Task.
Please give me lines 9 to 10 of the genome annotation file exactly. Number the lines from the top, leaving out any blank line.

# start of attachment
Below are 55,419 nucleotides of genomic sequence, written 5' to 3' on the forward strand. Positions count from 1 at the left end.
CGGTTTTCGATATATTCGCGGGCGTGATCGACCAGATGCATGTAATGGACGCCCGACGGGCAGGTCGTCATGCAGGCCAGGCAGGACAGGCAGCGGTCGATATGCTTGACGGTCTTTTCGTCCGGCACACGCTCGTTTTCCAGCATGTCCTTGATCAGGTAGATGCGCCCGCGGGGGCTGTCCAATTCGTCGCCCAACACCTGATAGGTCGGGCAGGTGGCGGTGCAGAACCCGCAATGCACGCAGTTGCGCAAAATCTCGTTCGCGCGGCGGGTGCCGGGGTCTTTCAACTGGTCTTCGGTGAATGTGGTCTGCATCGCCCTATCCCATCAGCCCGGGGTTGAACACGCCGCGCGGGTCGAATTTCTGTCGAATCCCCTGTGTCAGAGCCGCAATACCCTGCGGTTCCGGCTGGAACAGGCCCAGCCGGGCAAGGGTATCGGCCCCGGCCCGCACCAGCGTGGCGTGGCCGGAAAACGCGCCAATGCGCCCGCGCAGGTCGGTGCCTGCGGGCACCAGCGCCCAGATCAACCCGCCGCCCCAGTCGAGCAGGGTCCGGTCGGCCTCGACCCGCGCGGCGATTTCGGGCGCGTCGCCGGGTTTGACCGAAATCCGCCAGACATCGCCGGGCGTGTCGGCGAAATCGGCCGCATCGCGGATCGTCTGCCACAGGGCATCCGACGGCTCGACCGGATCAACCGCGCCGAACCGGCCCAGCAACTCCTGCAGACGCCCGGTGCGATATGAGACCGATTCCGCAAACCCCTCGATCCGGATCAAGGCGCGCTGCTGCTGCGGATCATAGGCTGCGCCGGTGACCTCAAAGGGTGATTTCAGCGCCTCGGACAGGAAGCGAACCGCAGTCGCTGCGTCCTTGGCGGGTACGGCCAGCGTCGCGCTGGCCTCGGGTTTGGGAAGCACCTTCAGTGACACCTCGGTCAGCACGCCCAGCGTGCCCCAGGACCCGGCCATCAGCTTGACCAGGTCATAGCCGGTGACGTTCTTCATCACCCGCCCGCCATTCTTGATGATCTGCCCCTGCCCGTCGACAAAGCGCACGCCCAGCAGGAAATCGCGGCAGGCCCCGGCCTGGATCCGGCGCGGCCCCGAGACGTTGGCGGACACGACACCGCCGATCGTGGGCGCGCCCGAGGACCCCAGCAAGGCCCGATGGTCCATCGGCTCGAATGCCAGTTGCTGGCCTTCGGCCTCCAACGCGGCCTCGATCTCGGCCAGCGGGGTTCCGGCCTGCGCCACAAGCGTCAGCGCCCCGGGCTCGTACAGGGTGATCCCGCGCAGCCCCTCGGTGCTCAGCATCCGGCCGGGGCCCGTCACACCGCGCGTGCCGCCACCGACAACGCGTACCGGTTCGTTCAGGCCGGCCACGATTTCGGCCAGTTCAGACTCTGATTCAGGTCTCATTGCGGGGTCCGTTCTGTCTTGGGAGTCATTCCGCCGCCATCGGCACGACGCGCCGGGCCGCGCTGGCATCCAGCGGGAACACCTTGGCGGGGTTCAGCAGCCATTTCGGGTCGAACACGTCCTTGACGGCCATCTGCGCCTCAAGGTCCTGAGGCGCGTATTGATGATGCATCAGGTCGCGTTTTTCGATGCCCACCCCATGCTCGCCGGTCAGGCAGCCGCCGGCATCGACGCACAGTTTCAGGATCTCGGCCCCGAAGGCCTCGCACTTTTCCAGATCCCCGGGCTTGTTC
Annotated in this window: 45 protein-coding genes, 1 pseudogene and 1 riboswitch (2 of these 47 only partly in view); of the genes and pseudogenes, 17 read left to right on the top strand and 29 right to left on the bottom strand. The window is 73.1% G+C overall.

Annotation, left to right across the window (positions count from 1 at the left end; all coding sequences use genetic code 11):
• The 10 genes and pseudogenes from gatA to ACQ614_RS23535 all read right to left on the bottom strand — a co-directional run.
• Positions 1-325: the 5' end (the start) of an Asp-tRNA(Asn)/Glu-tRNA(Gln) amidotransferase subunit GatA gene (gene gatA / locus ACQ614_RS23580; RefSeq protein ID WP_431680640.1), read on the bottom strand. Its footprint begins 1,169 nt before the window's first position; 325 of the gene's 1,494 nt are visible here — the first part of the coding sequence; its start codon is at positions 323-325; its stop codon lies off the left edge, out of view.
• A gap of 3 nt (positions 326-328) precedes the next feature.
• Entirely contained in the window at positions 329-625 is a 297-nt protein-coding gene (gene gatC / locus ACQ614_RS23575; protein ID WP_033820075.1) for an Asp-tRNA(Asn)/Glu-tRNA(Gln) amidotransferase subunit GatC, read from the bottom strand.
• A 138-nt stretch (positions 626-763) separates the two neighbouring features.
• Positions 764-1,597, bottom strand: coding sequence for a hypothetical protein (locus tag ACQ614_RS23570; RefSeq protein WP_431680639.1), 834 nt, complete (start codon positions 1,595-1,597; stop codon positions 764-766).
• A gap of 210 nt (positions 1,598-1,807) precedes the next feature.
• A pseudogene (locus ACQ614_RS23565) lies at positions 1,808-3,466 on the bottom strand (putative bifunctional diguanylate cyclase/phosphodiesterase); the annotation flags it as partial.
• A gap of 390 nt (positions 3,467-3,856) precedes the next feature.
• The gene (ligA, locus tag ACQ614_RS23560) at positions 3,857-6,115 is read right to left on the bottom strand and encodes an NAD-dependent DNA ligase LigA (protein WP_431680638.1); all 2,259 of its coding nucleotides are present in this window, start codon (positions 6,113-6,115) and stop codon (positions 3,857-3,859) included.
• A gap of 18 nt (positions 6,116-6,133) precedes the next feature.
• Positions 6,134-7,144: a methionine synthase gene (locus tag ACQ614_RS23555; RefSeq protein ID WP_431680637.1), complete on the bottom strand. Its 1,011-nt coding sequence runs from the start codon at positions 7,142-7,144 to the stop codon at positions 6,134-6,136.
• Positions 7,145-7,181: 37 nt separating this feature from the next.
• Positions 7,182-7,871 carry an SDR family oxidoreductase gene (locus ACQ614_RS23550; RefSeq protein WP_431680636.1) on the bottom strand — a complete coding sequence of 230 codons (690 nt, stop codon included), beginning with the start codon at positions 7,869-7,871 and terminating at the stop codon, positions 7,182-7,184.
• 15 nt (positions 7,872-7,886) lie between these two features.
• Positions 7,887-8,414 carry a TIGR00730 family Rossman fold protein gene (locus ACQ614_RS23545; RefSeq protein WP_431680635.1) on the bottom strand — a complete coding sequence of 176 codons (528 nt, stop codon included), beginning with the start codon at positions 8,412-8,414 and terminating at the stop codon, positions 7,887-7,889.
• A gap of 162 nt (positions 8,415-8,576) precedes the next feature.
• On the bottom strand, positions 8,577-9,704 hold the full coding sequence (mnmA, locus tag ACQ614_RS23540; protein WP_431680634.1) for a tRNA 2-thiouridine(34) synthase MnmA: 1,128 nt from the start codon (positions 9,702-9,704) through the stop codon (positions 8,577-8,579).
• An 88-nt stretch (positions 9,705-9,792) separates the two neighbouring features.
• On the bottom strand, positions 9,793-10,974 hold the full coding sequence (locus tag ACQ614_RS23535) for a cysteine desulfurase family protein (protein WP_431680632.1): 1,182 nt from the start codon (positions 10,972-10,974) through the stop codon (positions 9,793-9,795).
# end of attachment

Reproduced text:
• A 138-nt stretch (positions 626-763) separates the two neighbouring features.
• Positions 764-1,597, bottom strand: coding sequence for a hypothetical protein (locus tag ACQ614_RS23570; RefSeq protein WP_431680639.1), 834 nt, complete (start codon positions 1,595-1,597; stop codon positions 764-766).